Sam Burgess, one of the great players of his generation, has retired.
Slammin’ Sam, the iconic British forward, has been forced to bring his career to a premature end due to a left shoulder injury that forced experts to recommend his retirement.
The 30-year-old had routine surgery earlier this year, which highlighted a chronic injury.
He burst onto the scene with Bradford in 2006 at the age of 17. After just 12 months, he was selected for Great Britain and became a worldwide star after a ferocious tackle on New Zealand icon Fuifui Moimoi at the age of 19.
In 2010 he joined South Sydney Rabbitohs, where he spent the rest of his Rugby League career during two spells, spending a brief time in rugby union in between.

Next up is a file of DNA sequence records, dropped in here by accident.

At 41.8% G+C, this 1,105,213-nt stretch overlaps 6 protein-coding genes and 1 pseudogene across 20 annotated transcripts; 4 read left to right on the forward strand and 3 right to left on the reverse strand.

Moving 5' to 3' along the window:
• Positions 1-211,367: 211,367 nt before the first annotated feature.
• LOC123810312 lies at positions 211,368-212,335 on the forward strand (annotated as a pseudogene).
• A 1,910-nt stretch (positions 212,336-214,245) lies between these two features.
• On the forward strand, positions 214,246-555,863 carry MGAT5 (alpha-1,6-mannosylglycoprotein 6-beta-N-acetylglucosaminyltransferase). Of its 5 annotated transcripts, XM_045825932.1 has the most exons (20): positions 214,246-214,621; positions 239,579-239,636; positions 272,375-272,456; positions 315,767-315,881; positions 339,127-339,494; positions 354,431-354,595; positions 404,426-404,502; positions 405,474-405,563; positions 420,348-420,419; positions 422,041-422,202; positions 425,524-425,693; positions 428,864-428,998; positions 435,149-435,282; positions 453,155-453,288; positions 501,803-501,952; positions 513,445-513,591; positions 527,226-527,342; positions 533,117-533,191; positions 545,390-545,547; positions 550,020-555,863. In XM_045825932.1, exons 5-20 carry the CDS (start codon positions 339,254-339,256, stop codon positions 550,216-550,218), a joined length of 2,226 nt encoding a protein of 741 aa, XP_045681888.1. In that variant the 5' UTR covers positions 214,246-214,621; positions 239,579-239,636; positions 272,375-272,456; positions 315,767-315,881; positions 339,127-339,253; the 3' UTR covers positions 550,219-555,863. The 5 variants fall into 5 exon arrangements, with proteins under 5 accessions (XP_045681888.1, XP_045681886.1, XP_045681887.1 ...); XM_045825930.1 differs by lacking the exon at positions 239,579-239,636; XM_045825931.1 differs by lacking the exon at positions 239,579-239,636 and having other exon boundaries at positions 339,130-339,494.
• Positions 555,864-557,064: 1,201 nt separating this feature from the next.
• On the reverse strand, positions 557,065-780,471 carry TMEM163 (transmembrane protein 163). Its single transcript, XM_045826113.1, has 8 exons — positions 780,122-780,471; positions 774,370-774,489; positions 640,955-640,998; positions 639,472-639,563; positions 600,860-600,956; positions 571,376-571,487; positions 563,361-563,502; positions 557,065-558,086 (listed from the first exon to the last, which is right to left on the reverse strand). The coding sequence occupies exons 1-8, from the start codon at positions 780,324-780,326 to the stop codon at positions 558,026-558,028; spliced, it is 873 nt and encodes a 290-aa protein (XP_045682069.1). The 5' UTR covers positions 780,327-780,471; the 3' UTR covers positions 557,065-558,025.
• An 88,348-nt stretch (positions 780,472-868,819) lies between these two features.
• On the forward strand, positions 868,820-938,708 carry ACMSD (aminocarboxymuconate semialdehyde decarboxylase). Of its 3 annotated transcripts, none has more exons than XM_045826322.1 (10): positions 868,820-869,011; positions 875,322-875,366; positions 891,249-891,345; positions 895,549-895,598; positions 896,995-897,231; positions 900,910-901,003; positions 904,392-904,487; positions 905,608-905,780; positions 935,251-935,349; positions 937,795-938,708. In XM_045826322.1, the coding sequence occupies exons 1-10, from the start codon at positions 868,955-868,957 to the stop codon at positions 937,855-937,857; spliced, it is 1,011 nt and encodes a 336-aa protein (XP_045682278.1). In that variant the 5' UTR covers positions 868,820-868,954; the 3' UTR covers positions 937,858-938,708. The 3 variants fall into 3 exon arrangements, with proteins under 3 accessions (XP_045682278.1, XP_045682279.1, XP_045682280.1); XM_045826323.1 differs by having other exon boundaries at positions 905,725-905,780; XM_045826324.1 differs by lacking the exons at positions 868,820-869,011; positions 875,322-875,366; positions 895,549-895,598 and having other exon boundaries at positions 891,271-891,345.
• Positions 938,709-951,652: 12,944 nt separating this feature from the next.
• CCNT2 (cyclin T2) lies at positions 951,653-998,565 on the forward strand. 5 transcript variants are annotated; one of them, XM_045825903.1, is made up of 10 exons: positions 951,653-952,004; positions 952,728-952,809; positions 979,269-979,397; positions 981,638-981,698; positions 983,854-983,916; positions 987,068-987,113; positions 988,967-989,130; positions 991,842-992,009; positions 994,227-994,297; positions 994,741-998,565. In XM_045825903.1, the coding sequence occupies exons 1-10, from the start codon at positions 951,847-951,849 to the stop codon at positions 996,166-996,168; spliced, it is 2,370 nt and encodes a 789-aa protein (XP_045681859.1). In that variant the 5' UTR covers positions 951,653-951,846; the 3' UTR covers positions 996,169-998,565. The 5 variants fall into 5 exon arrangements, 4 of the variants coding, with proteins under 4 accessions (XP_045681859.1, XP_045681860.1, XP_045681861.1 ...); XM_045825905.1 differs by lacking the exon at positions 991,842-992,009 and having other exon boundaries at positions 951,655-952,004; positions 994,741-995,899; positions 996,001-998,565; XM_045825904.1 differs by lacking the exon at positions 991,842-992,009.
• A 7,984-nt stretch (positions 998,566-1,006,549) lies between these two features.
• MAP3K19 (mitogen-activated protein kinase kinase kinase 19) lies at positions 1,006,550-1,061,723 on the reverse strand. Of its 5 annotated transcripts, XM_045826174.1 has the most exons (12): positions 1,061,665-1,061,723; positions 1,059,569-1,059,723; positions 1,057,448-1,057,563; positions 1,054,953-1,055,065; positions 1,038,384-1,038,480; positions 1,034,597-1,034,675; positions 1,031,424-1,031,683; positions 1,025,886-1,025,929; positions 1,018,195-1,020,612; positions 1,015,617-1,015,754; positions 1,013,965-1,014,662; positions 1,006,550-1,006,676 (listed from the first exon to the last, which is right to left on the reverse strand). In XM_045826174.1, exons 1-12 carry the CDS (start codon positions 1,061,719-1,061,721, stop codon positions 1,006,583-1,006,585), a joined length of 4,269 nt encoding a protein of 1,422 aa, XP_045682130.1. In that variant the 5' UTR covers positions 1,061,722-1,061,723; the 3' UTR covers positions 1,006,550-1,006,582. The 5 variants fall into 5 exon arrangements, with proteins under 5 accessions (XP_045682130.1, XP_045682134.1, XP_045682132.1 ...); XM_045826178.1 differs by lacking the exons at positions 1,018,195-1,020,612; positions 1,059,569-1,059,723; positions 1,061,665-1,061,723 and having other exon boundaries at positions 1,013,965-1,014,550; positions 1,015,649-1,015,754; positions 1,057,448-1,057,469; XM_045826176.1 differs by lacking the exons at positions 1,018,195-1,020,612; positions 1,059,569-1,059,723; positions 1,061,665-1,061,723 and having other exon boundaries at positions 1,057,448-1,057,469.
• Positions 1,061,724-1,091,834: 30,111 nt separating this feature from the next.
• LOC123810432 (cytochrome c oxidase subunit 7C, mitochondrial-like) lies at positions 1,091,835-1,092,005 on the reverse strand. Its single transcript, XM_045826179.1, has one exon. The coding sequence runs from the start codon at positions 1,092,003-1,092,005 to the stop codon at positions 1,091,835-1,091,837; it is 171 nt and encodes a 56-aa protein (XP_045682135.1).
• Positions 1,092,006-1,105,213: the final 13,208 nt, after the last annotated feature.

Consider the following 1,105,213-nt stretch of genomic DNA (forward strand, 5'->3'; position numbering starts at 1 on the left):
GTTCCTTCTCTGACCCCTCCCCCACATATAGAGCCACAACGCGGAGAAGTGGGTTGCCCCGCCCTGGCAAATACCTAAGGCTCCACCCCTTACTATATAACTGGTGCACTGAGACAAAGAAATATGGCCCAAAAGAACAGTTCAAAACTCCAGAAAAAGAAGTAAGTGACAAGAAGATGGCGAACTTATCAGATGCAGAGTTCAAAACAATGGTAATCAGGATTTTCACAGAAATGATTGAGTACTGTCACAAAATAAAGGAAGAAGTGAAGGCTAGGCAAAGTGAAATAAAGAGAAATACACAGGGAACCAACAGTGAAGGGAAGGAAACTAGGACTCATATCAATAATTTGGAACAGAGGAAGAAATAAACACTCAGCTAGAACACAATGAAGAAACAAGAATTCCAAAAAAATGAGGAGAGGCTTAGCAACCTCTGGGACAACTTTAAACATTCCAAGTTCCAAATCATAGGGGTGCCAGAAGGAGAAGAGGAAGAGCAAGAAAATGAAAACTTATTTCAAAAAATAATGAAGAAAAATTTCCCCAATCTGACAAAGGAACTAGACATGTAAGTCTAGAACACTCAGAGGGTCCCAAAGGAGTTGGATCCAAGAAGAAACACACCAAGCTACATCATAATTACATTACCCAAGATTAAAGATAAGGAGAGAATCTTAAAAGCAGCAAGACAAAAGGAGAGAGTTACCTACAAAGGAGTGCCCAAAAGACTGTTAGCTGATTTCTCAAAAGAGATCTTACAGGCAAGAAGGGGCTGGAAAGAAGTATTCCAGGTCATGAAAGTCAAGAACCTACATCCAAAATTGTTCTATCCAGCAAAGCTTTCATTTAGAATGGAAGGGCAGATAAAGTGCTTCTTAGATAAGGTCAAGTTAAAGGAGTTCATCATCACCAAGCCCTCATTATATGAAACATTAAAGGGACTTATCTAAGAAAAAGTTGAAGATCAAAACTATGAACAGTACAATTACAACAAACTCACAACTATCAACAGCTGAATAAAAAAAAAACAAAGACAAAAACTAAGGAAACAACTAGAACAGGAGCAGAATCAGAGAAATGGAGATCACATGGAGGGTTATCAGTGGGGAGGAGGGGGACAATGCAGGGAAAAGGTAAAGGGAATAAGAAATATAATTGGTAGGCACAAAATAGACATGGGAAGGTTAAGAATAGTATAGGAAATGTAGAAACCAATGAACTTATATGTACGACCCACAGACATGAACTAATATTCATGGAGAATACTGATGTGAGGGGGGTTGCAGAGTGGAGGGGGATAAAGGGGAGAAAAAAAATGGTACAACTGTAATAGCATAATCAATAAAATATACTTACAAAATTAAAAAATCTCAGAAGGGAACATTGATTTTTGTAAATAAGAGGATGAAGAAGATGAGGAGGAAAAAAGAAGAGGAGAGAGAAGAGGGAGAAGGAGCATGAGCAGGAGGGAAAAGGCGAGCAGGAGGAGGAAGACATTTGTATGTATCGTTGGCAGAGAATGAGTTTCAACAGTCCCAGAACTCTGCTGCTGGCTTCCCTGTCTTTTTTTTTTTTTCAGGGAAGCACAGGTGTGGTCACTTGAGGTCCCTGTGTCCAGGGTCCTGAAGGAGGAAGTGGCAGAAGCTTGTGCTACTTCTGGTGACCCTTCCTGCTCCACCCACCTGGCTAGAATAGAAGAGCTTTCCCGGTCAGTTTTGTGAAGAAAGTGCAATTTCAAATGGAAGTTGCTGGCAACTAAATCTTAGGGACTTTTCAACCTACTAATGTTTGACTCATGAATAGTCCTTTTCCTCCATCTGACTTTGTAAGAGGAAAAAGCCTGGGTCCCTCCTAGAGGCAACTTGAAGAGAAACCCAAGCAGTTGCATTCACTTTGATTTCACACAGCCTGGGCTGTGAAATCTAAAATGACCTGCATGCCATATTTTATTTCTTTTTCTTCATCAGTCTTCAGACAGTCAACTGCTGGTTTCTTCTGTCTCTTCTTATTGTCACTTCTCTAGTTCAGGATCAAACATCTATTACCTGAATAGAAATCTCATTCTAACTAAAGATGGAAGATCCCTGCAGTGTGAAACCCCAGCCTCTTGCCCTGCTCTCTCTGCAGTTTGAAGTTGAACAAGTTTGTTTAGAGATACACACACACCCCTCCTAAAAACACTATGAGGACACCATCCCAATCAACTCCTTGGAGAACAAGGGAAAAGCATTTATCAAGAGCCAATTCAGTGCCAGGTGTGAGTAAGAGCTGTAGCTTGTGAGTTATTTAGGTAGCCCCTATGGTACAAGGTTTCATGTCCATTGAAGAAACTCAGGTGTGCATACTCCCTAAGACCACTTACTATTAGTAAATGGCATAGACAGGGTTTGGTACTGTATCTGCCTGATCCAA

With the Bunnies, Burgess won the NRL Premiership in 2014, playing the full match despite breaking his cheekbone in the first tackle of the game. He won the Clive Churchill Medal that day, the only Brit to ever do so.
Internationally, Burgess played 26 ties, twice for Great Britain, and 24times for England.
In a statement, he said: “I have loved absolutely every minute; the highs, the lows; the Grand Final; coming home; my injuries; my dates with the judiciary. It really has been a fantastic ride.
“This decision was one of the hardest decisions I’ve had to make in my life, however the decision was out of my hands essentially. I am no longer able to be myself day in, day out on the training field and consequently the playing field.
“I’d like to encourage everyone to smile as they read this. Let’s all remember what we have done together as a Club over the past decade rather than what’s not to be in the coming years.”